Tonight I’m trying to give back a tiny tiny portion of everything you’ve given me in the past eleven months.
Joy. Confidence. Strength. Patience. Love.
I know you’ve felt edgy lately. Worried? Tired. Lonely. Even frustrated.
I hear it in your voice and read it in your words.
I turned off my notifications last Wednesday because I was taking it personally.
When I realized how silly that was I turned them back on. But still.
I know that whatever you are dealing with right now isn’t me, and in all actuality has nothing to do with me.
(I also know that once you get some rest and think things through you’ll level up.)
I tried to open the door last night and let you know we could talk about whatever it is, and all the things.
But you’re an artful dodger.
And I’m not one to try and pressure you to talk, even if I’m worried about you.
You however have skills skills skills where that is concerned!
So many times you have lifted my burdens. Why can’t I do the same for you?
I digress …
Tonight when you apologized, I acted like I had no clue what you meant.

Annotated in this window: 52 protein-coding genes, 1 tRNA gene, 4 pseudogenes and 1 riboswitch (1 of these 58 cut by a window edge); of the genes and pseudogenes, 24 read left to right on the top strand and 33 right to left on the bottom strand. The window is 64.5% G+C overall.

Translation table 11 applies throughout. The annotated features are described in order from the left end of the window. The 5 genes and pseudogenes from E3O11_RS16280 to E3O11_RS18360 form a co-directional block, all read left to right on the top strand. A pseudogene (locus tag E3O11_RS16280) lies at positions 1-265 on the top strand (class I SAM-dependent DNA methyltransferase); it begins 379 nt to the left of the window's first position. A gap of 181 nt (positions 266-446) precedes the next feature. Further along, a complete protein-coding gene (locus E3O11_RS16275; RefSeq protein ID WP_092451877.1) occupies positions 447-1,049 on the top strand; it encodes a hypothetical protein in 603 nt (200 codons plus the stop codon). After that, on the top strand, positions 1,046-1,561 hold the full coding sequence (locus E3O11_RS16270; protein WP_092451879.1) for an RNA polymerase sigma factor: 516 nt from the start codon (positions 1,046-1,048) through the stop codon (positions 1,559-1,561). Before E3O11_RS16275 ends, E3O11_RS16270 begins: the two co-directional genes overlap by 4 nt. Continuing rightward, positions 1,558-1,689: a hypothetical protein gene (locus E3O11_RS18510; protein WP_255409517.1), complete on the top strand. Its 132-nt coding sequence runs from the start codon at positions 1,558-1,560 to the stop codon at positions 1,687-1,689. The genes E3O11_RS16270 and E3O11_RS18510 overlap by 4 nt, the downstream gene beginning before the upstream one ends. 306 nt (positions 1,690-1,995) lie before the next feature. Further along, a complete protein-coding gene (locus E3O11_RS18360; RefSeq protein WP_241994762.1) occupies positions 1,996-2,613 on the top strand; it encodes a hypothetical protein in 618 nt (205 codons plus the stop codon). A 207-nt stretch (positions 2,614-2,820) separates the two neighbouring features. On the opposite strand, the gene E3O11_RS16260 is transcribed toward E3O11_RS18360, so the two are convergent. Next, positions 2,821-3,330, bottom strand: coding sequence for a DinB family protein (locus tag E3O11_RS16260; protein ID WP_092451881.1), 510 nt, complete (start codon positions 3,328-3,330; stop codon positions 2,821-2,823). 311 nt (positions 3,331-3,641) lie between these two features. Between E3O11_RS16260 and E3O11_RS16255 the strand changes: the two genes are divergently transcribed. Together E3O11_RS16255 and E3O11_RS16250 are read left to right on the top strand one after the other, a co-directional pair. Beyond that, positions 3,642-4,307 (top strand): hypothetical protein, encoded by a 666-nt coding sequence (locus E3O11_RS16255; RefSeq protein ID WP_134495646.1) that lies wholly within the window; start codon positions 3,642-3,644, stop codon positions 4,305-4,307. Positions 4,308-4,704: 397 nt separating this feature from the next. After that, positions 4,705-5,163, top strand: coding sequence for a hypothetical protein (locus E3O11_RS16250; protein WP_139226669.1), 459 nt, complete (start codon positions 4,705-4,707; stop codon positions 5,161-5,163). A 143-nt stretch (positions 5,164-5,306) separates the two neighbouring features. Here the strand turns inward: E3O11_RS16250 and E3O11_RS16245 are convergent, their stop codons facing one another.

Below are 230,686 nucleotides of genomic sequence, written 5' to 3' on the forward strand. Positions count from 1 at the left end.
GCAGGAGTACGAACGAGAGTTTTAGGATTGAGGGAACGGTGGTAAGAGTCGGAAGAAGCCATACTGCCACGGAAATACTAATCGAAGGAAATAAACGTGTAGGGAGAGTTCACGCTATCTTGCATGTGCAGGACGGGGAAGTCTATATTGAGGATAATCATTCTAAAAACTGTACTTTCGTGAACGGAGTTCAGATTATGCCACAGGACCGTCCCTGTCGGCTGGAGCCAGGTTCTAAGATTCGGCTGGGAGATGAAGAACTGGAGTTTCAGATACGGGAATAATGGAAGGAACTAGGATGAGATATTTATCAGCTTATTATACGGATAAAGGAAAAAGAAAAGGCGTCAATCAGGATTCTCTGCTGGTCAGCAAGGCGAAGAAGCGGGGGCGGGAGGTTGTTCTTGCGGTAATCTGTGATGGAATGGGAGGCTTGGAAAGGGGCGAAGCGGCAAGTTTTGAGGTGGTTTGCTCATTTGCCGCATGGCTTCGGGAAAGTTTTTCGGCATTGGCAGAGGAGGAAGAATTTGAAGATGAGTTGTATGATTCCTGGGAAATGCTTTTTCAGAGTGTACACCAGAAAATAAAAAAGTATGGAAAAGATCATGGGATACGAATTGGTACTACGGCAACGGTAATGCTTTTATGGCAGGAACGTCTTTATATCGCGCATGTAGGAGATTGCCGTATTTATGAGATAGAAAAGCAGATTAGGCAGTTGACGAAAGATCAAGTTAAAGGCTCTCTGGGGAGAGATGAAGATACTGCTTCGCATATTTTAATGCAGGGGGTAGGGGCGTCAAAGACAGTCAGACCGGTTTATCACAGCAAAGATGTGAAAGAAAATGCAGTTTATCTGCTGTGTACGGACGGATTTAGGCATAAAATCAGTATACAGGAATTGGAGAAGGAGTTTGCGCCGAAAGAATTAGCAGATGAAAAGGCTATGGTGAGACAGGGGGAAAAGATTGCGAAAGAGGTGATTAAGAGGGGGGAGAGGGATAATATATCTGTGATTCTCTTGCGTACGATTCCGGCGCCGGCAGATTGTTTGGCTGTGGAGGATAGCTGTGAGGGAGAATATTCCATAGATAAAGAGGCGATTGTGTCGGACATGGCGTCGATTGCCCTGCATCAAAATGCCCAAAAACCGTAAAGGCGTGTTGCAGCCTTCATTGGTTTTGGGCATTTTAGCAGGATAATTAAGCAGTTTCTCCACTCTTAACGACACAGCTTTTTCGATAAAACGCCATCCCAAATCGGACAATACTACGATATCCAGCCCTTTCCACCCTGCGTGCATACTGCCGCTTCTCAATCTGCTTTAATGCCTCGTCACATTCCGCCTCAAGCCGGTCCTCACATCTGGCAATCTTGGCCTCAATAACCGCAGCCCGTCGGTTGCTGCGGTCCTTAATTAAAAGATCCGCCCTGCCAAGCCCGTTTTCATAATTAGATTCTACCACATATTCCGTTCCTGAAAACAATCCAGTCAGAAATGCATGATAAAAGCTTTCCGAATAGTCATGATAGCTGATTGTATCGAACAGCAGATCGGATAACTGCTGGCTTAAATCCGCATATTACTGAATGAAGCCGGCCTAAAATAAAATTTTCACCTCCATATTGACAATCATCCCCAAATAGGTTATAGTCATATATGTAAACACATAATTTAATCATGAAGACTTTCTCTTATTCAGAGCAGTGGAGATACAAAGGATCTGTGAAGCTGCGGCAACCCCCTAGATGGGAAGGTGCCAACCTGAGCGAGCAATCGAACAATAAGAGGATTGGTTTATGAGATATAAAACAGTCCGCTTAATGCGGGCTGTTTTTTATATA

I really did though.
But honestly my sweet friend, everything was okay on my end. I wasn’t mad or hurt or bothered.
(Unless it was only aimed at myself because I don’t feel like I’ve been very much help to you lately.)
But no apology was needed, precious though it was of you to give it.
“Angel, finish this sentence: Angel is important to Asa because …”
“… Because she absorbs his moods.
And she says, “Everything will be ok buddy, I believe in you.”
And I do.
All, all that you dream
Comes to shine in silver lining
And clouds, clouds change the scene
Rain starts washing all these cautions
Right into your life, make you realize
Just what is true, what else can I do
Just follow the rule
Keep your eyes on the road that’s ahead of you
All of the good, good times were ours
In the land of milk and honey
And time, time has its scars
Rainy days they turn to sunny ones
Livin’ the life, livin’ the life lovin’ everyone
Little Feat – All That You Dream
“I have pancreatic cancer. But I’m not letting them cut me open. I’m fighting this naturally.”
When she said that I teared up and reached for her yellowed hand.
Not because she has cancer, although that’s sad.
But because I know she’ll be dead soon.
She has insurance, and money, but she doesn’t want a colostomy.
I wanted to say, “But Steve Jobs…”
I didn’t though. Because sometimes you just have to think things, instead of saying them.
She asked me to pray for her and I will.
“Mrs. Douglas, stop back by when you see my car out there by itself, so we can spend sometime together and pray.”
She promised she would.